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. . . to foster advancement in the Water Works Industry . . . 

An Improved Means
For Flushing a Water System:

UDF: A Singular Way
to Preserve and Improve
Water Quality and Service

The City of Buena Park Explores
a Test Program in Unidirectional Flushing

A Report on OCWA’s September 2020 Webinar

By Tim Hogan
OCWA Communications

Iron deposits within the City of Buena Park’s distribution system have colored its water for decades, so flushing the lines clean on a regular basis has long been a priority. Recently, however, the City decided to enlist the aid of Hazen and Sawyer to implement unidirectional flushing (UDF), an alternative method with many benefits.

In September, for the OCWA monthly webinar, two of the City’s water supervisors joined with a senior associate from Hazen to present a comprehensive look at all the preparation and effort that went into implementing the new process. Doug Brodowski, Operations Manager for the City, along with Mike McGee, Water Services Superintendent, shared the screen with Gregg Cummings, PE, Senior Associate at Hazen and Sawyer to provide a revealing look at UDF: A Singular Way to Preserve and Improve Water Quality and Service. The implemen­tation of this useful technique promises savings of time, money, and water.

UDF cleans the water lines by harnessing the power of the water itself. By closing off select valves and opening specific hydrants, water is directed down a single water main. The concentrated pressure creates enough velocity to scour the pipe and flush all sediments away. Properly applied, UDF both cleanses the system and uses less water than conventional flushing. The result is enhanced water quality, improved pipe capacity, and better operation for the entire system.

With Hazen’s guidance, the City began by creating journals that would serve as the guideline for the project. Within the journals all the connections and pipelines within the target area were identified, and a compre­hen­sive schedule for the project was established. By adhering to this “roadmap,” everyone on the project would know each required step, and surprises would be minimized.

Before the project commenced, an extensive public relations effort was undertaken to inform all the citizens in the effected area about what would be done, why it was being done, and how it might impact their lives. Letters were mailed out to every home in the target area, and message boards were placed at the entry to the tracts. The main intent here was to affirm that the water department was there to help, and to assure customers they would get what they pay for — clear, clean water.

The work was also slated to be done entirely during the day, so the customers could see everything as it happened. And quite a few residents came out to watch. Many of them expressed their gratitude for the letters and explanations they’d received. It built confidence in the system, and kept them all aware of the need for the work. And as they saw the water being flushed turn from a red-brown color to clear, clean water, there were many audible expressions of amazements.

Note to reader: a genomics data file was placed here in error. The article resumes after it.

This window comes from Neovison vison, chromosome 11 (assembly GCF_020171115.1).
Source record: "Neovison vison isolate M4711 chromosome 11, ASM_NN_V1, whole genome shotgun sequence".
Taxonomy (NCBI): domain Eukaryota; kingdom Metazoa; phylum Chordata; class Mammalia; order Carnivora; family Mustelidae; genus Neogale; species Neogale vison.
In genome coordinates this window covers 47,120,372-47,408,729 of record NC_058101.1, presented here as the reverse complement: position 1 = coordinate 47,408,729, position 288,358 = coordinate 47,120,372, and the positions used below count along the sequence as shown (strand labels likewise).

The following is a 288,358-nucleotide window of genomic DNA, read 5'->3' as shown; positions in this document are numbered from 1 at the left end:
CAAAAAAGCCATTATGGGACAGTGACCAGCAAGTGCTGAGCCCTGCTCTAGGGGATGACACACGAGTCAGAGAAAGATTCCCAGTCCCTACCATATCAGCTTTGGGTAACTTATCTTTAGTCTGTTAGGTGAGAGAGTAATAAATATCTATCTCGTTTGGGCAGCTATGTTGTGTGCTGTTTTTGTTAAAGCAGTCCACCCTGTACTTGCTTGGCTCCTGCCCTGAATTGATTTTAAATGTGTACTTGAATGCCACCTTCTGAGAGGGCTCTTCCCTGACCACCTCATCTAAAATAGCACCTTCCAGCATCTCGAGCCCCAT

If anything, all of this engendered a great deal of confidence in the water and an enhanced appreciation for the water department crews.

It also got a great deal of dialog going between the neighbors and with the water crews. Prior to this, many of the citizens professed to be very uninformed about how the water system worked, and what went into assuring both the quality and reliability of their water. All in all, the effort proved to be very positive PR for the entire water department.

It was also a vast learning experience for the water department crews, as well. All the painstaking effort that went into developing the journals proved invaluable during operations. For each area the crews worked, all the steps were layed out, and this roadmap ensured no steps were missed. And because this was engineered UDF, and far more effective than what had been done before, the City expects it will provide much longer results.

•    •     •

OCWA was pleased to host yet another in our continuing series of online webinars. This informative presentation by Doug Brodowski, Mike McGee, and Gregg Cummings continued the exceptional standard which OCWA is committed to provide in our new Industry Insight webinar series. For despite the disruptions the Covid-19 pandemic has plagued us with, the OCWA Board of Directors remains committed to providing quality, timely information for the Association’s members, as well as the entire Orange County water community.

For those interested, a PDF of this presentation is available for download by OCWA’s members only. Yet another great reason to consider becoming a member if you aren’t one already.

The October Industry Insight Webinar promises to be equally engaging, as well. Santa Margarita Water District will join us to provide an in-depth look at the design, construction, and future plans for the ­massive Trampas Canyon Reservoir, a project which embodies the District’s bold vision for a future of water independence. You won’t want to miss it.

Register Now to Ensure You Don’t Forget!
OCWA Members: Free. Non Members: $10.00

So join us, October 21, for a revealing look at how SMWD is addressing the needs of its customers — both today and tomorrow.

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